Kumar is part of a fascinating cultural phenomenon located in the Hubbali-Dharwad region of northern Karnataka. Despite its proximity to the Carnatic traditions, this belt and its neighbourhood have been home to some of the biggest Hindustani legends of the last 100 years – Gangubai Hangal, Bhimsen Joshi, Mallikarjun Mansur, Basavaraj Rajguru, Sawai Gandharva and Kumar Gandharva.

Much has been written about why this makes for an unusually fertile musical field. Is it the tranquil and green environs? The fact that it was a favourite rest stop of musicians travelling the long road from Bombay to perform for their patrons at the court of Mysore? Its formidably knowledgeable audiences? The classically-oriented All India Radio Dharwad?

It was, and is, perhaps all of this. Along with the presence of the Veereshwara Punyashrama, an institution in Gadag (now a separate district) that houses and teaches Hindustani music to poor children, especially those who are blind. Set up by the blind ascetic-musician Panchakshari Gawai, this was where Kumar was schooled in the Hindustani system by Puttaraj Gawai in the 1960s.

It is something of a cliché to trace the life of a humble genius to an indigent childhood but it is a reality in the case of Kumar. Born to a family from a marginalised community in drought-prone rural Bellary, he had some exposure to music in his early life through his father, who was a folk artiste, and his uncles, who were part of the local theatre circuit.

The ashram routine was hard work, he recalls in the film. There were early lessons, long hours of practice and strict rules of service. He would run off home on some excuse or the other. “But I would be dragged back,” he says of his guru who never gave up on the truant but prodigiously talented youngster.

The Gawai musical tradition was an amalgam of various musical influences, including Carnatic. The older Gawai learned under Nilkanthbua Alurmath of the Gwalior gharana and Abdul Wahid Khan of the Kirana school. Add to this folk and theatre influences and you can see why Kumar’s music is rich with emotional appeal.

Girish Karnad, ailing at the time when the documentary was made, pays tribute to this eclecticism in Kumar’s music. “He does not subscribe to any sectarian thought,” says Karnad in the film. “Bhimsen Joshi would only sing Dasa kritis [Vaishnavite] and Mallikarjun Mansur only vachana [Shaivite]. Venkatesh Kumar sings both. And he traverses various gharanas.”

Sense of integrity

The days of struggle extended well beyond the ashram, into his life as a music teacher in schools. It is in his wife’s warm and guileless recollections that we hear this story. At Rs 30 a month, all the couple could afford were two vessels, one to cook rice and the other sambar, says Lakshmi Devi.

Finally a job at the University College of Fine Arts and Music in Dharwad, gained at age 40, allowed him to breathe free, finding time to practise while giving him a steady income. One of the most remarkable things about Kumar is his steadfast and loyal adherence to his role at the college.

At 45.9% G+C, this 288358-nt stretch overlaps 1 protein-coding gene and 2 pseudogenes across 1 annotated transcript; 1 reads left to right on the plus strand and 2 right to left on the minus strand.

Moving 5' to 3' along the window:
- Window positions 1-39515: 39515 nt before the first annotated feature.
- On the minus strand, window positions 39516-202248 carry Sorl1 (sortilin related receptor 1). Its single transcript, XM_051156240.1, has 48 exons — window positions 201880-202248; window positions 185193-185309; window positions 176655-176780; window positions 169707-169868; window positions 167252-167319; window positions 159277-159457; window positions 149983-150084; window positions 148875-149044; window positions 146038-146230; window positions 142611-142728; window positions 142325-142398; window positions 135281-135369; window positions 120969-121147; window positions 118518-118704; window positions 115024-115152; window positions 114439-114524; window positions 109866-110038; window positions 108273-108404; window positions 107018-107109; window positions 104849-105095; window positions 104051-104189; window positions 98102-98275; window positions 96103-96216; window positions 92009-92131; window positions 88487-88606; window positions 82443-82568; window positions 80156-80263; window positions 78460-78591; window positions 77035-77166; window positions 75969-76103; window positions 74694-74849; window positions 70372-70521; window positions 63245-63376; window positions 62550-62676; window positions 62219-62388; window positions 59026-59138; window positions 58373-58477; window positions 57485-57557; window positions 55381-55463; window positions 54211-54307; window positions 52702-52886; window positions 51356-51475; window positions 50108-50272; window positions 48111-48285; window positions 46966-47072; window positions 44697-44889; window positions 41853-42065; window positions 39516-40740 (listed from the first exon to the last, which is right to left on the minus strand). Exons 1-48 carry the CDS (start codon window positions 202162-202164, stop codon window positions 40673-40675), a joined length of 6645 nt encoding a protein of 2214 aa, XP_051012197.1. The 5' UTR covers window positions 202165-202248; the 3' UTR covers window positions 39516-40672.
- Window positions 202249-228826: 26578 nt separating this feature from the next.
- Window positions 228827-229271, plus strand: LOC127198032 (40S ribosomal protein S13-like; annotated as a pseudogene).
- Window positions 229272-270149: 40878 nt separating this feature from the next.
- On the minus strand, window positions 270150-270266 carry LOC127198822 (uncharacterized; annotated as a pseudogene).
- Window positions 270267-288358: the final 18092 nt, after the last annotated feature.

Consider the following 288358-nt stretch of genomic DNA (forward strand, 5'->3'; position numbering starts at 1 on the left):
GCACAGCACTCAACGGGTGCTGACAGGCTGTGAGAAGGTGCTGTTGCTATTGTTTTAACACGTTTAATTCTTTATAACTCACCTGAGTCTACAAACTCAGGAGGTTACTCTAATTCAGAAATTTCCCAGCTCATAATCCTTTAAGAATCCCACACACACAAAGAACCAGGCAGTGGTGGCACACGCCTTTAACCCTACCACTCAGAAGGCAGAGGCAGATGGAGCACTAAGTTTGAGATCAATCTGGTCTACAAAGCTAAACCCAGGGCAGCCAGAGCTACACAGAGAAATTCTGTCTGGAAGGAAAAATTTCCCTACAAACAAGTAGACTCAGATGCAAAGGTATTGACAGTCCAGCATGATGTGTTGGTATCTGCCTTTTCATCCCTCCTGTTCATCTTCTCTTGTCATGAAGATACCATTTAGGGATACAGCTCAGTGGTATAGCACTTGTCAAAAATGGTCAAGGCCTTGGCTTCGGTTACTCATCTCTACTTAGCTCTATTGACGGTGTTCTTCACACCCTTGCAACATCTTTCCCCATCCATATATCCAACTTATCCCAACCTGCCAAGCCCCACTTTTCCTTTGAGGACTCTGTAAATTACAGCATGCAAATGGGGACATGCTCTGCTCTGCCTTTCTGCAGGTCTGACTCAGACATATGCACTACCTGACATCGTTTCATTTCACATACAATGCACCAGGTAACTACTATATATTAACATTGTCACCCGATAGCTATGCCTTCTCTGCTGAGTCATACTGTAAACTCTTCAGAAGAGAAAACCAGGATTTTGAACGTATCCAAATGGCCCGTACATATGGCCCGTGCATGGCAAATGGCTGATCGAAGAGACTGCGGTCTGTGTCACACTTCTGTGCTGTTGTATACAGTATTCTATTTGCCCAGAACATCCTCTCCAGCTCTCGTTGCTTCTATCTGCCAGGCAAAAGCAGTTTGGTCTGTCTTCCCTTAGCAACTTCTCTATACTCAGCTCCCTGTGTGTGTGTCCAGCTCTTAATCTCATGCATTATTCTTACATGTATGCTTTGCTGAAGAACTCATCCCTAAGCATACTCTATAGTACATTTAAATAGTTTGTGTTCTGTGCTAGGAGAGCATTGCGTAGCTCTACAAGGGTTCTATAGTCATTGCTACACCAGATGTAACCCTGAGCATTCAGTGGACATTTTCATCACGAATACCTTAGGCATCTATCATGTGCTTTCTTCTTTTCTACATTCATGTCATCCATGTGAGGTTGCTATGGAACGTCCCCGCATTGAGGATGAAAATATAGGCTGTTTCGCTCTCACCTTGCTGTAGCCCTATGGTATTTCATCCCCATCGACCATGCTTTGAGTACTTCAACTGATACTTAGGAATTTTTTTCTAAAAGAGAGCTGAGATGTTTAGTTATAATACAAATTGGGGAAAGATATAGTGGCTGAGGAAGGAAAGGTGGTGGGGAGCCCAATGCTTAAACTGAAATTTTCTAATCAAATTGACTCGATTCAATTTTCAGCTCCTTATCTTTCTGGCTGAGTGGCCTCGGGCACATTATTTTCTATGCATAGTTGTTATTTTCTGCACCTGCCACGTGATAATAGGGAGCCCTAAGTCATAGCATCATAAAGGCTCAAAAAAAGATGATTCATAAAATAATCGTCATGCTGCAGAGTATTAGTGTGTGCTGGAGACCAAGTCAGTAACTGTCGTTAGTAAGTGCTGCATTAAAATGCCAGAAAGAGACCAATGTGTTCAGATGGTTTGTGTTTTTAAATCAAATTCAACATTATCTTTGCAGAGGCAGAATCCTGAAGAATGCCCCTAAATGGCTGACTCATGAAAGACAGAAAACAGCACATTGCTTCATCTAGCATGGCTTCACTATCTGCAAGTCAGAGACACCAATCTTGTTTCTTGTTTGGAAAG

In 1979, he found a platform on All India Radio; by the early 2000s, he found recognition as a performing artiste; and the succeeding decades saw his popularity soar. But he refused to give up on the college till he retired.

Credit: First Edition Arts.

“He could have found money and fame much earlier as a concert musician but he said this job came to his rescue when his family was in distress and he would stay on in gratitude,” recalls Karnad.

This strong sense of integrity and sensibility mark his musical identity as well. As Gokhale points out, in a field where leading figures either reside in the ivory tower of scholarliness or position themselves as figures of piety, Kumar chose the prefix of “professor” over “pandit”. “People do respond to humility in a world where image and self-projection rule the public life,” she said.

In the years before the pandemic, Kumar had become one of the most prolific performers, crisscrossing the country in a dizzying flurry of concerts. Music circles point to the fact that he breached the impenetrable citadel that is Kolkata, where he has a massive following.

Other musicians in his league, experts say, have a lot more going for them but not his charisma. Ulhas Kashalkar, for instance, reigns supreme for his vidwat (erudition), and Rashid Khan for his gharana affiliation and poise, but they rarely evoke this warmth. The only other star performer with this kind of reach is perhaps Kolkata-based Kaushiki Chakraborty.

“He is totally and completely with us, the audience, communicating with us,” said Gokhale. “He wants you to understand every note and word he sings, get what he is saying. He is enjoying what he can do with his music, he is not into impressing us and he wants us to share the good time he is having on stage.”

For Kumar, his art is a tribute to the man who changed his life: “My guru taught me that music must always have bhav (emotion) and that is why my music is all heart.”

Malini Nair is a writer and senior editor based in New Delhi. She is a Kalpalata Fellow for Classical Music Writings for 2021.